The association fought for Congress to grant hearings to those affected by the massacre since they were labeled as "hostiles" and therefore not in any position to receive the benefits granted by the Sioux Depredations Act of 1891. The act basically allowed native tribes to sue for reparations of a sort as long as the government deemed them amicable. Several hearings, ranging from 1939 to 1991, amounted to squat, according to the Museum of the American Indian. In fact, there have been no reparations paid for the Wounded Knee Massacre. The association was successful, though, in getting some of the looted items back.

Tensions build toward another incident at Wounded Knee

To set the stage, the US government was really good at breaking treaties with indigenous American tribes, and those tribes didn't like it. Why would they? The broken treaties translated into a loss of land, brutality against Native Americans, the government stepping all over the already disparaged reservations, and so on. So, a group of indigenous Americans got together in 1968 and formed AIM, the American Indian Movement. AIM was a militant civil rights organization set to combat police brutality and the rampant poverty that afflicted reservations. One could argue that this poverty existed by design. Anyway, AIM still exists as a smaller organization, but its national leadership dissolved in 1978, according to Britannica.

On the Pine Ridge reservation in 1973, there was a bit of internal turmoil. For starters, the reservation was in economic hardship. For enders, many of the Oglala Lakota believed the tribal chairman, Dick Wilson, to be corrupt. According to The Atlantic, the tribe turned to AIM for help after failing to impeach Wilson. Mix all of these factors together, and you get an idea of why AIM and the Oglala Lakota activists made their next move.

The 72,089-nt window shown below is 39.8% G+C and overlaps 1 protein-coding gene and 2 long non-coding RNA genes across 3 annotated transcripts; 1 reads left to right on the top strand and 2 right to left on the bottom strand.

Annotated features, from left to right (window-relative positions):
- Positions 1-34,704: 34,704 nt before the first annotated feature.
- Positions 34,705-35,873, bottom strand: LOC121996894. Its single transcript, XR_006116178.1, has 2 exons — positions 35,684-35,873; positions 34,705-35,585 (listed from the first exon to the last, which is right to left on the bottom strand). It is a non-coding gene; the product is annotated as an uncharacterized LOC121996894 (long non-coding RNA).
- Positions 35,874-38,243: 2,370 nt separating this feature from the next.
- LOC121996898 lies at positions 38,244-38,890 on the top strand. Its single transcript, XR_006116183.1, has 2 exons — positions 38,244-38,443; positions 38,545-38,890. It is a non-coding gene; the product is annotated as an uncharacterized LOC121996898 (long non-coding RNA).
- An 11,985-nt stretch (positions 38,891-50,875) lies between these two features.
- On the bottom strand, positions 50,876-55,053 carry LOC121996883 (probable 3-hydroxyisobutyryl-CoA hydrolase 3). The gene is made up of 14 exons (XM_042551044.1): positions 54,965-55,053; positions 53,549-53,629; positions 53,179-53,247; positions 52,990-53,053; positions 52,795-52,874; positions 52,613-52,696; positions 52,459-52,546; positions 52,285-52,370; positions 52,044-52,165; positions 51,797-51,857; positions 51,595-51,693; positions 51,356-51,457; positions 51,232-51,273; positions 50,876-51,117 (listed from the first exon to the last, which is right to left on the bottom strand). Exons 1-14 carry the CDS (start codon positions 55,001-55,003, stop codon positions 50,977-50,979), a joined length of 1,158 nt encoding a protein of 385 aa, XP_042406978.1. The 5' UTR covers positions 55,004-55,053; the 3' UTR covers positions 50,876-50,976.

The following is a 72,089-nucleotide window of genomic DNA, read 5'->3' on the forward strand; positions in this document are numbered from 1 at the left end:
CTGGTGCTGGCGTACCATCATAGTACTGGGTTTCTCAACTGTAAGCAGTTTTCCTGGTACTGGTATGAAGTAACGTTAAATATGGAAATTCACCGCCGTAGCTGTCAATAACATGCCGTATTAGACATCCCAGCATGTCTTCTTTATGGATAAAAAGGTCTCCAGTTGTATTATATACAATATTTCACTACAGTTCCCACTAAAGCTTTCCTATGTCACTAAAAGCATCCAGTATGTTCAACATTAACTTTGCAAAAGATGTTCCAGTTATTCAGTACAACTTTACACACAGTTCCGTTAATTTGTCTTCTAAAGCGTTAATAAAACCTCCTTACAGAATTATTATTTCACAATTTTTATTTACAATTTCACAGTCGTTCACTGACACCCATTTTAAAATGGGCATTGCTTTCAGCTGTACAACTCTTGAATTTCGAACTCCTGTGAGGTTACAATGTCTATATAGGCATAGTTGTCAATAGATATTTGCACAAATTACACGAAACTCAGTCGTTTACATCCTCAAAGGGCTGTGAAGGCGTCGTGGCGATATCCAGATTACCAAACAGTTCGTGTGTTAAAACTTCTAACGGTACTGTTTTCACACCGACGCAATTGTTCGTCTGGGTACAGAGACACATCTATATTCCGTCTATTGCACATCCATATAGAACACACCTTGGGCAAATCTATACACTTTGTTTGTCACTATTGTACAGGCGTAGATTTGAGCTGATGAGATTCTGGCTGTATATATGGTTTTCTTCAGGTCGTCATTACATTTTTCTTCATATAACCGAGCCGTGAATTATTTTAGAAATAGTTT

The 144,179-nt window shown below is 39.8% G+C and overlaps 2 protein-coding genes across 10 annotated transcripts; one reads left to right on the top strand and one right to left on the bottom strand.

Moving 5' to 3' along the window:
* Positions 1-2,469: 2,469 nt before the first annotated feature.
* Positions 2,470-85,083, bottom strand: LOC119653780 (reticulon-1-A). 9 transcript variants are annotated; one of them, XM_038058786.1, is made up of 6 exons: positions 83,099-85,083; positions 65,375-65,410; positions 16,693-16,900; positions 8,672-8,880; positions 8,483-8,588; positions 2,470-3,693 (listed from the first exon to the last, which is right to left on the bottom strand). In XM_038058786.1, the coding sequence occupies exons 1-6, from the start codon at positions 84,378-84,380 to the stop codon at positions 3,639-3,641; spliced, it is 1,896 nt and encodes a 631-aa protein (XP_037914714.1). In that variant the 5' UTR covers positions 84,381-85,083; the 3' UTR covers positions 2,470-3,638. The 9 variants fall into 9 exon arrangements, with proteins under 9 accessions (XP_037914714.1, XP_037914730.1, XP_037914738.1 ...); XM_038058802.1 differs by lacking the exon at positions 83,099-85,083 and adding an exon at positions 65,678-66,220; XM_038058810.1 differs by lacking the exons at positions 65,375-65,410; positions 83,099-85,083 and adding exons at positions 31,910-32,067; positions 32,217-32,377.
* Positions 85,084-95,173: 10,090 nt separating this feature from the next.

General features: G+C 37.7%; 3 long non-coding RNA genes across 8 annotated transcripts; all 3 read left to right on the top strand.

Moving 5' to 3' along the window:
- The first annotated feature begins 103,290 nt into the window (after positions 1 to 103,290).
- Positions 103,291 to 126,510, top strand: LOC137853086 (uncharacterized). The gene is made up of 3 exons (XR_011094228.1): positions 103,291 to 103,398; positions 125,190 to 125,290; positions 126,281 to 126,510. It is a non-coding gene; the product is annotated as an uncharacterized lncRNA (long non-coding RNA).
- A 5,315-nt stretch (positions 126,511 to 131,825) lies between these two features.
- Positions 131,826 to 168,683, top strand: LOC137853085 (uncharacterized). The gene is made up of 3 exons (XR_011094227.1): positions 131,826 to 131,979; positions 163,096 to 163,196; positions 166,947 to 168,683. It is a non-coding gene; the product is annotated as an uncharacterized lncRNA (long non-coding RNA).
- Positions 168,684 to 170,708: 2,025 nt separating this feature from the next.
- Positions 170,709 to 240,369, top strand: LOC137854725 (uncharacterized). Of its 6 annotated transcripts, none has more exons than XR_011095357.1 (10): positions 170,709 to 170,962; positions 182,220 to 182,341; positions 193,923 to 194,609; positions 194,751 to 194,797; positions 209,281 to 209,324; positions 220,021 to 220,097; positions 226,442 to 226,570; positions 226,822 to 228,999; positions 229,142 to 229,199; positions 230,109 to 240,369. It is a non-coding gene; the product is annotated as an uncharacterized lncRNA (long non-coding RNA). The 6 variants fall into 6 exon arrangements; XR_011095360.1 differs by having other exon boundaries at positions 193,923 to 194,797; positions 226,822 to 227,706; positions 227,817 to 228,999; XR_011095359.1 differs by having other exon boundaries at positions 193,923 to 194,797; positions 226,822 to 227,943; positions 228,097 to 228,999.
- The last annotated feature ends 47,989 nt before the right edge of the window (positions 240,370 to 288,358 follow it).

A 71-day occupation

The Oglala Lakota activists, with the American Indian Movement in tow, moved into the town of Wounded Knee on February 27, 1973, where they would stay for 71 days. The occupation would look more like a war to anyone paying attention. The activists within the post were surrounded by law enforcement and the FBI, but they'd hold their ground, demanding the 1868 Treaty of Fort Laramie be acknowledged.

The scene got intense. The town was blocked off, and fire was exchanged from both sides. In total, two people were killed, and 15 were wounded. Anti-siege tactics were deployed as the FBI tried to cut off food supplies and utilities running to the town, according to The Atlantic. Outside activists smuggled them in anyway.

There were several negotiations throughout the occupation. It finally ended on May 8 when the activists surrendered. AIM wanted to continue the occupation, but the Oglala had seen enough bloodshed and wanted it to be over. In all, 1,200 activists were arrested, according to Indian Country Today, but most of the charges were dropped after the FBI was caught manipulating witnesses. The siege would go on to be remembered as the Wounded Knee Incident or the Occupation of Wounded Knee.

Wounded Knee occupants tried to become a sovereign nation

Some of the Oglala Lakota activists in Wounded Knee during the occupation tried to declare themselves a sovereign nation. They pleaded with the United Nations for help, claiming they were a sovereign people whose land was enclosed by that of the United States, which isn't entirely false. The activists announced plans to send delegates to the UN and even asked the UN how to go about doing so. When the United Nations responded, they simply told the activists they'd need to apply for membership as a state through the UN Security Council, but they never explained how to go about it.

The thing is, members of the tribe are technically sovereign people living in sovereign areas surrounded by United States land via treaties signed between the tribal nations and the US. The problem is in the definition, which seems to mean whatever the US decides happens to fit their interests at the time. So, yes, they are sovereign. The US just doesn't care, which is obvious if you look through the numerous treaties broken by the United States.